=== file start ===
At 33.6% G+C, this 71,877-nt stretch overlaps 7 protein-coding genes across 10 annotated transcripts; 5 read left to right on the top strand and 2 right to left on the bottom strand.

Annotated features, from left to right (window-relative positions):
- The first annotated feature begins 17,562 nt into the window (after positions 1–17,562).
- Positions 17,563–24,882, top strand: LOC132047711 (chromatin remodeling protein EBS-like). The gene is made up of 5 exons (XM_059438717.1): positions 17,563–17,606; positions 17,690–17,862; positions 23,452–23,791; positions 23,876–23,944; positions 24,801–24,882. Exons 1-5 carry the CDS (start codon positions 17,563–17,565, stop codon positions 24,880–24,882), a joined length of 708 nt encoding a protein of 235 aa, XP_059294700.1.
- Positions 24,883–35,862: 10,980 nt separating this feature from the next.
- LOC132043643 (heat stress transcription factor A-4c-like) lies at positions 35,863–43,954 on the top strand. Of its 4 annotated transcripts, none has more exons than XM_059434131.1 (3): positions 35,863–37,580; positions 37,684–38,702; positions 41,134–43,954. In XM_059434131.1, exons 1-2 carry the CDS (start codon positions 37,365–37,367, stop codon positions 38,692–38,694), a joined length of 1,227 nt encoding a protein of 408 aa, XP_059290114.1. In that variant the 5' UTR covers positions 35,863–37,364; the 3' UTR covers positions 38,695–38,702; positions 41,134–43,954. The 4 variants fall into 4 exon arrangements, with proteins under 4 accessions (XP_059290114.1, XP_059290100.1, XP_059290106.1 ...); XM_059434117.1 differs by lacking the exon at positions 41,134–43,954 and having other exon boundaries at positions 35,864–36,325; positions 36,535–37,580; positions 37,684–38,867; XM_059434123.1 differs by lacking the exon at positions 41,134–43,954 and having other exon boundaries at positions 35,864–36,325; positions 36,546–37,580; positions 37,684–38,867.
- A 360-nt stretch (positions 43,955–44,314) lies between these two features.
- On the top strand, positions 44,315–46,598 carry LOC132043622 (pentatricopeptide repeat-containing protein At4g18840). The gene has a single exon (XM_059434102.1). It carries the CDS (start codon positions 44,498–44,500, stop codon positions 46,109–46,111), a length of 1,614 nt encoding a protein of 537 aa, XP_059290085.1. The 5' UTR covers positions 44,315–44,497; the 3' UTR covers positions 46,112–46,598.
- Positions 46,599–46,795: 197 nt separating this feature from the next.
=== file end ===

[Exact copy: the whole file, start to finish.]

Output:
At 33.6% G+C, this 71,877-nt stretch overlaps 7 protein-coding genes across 10 annotated transcripts; 5 read left to right on the top strand and 2 right to left on the bottom strand.

Annotated features, from left to right (window-relative positions):
- The first annotated feature begins 17,562 nt into the window (after positions 1–17,562).
- Positions 17,563–24,882, top strand: LOC132047711 (chromatin remodeling protein EBS-like). The gene is made up of 5 exons (XM_059438717.1): positions 17,563–17,606; positions 17,690–17,862; positions 23,452–23,791; positions 23,876–23,944; positions 24,801–24,882. Exons 1-5 carry the CDS (start codon positions 17,563–17,565, stop codon positions 24,880–24,882), a joined length of 708 nt encoding a protein of 235 aa, XP_059294700.1.
- Positions 24,883–35,862: 10,980 nt separating this feature from the next.
- LOC132043643 (heat stress transcription factor A-4c-like) lies at positions 35,863–43,954 on the top strand. Of its 4 annotated transcripts, none has more exons than XM_059434131.1 (3): positions 35,863–37,580; positions 37,684–38,702; positions 41,134–43,954. In XM_059434131.1, exons 1-2 carry the CDS (start codon positions 37,365–37,367, stop codon positions 38,692–38,694), a joined length of 1,227 nt encoding a protein of 408 aa, XP_059290114.1. In that variant the 5' UTR covers positions 35,863–37,364; the 3' UTR covers positions 38,695–38,702; positions 41,134–43,954. The 4 variants fall into 4 exon arrangements, with proteins under 4 accessions (XP_059290114.1, XP_059290100.1, XP_059290106.1 ...); XM_059434117.1 differs by lacking the exon at positions 41,134–43,954 and having other exon boundaries at positions 35,864–36,325; positions 36,535–37,580; positions 37,684–38,867; XM_059434123.1 differs by lacking the exon at positions 41,134–43,954 and having other exon boundaries at positions 35,864–36,325; positions 36,546–37,580; positions 37,684–38,867.
- A 360-nt stretch (positions 43,955–44,314) lies between these two features.
- On the top strand, positions 44,315–46,598 carry LOC132043622 (pentatricopeptide repeat-containing protein At4g18840). The gene has a single exon (XM_059434102.1). It carries the CDS (start codon positions 44,498–44,500, stop codon positions 46,109–46,111), a length of 1,614 nt encoding a protein of 537 aa, XP_059290085.1. The 5' UTR covers positions 44,315–44,497; the 3' UTR covers positions 46,112–46,598.
- Positions 46,599–46,795: 197 nt separating this feature from the next.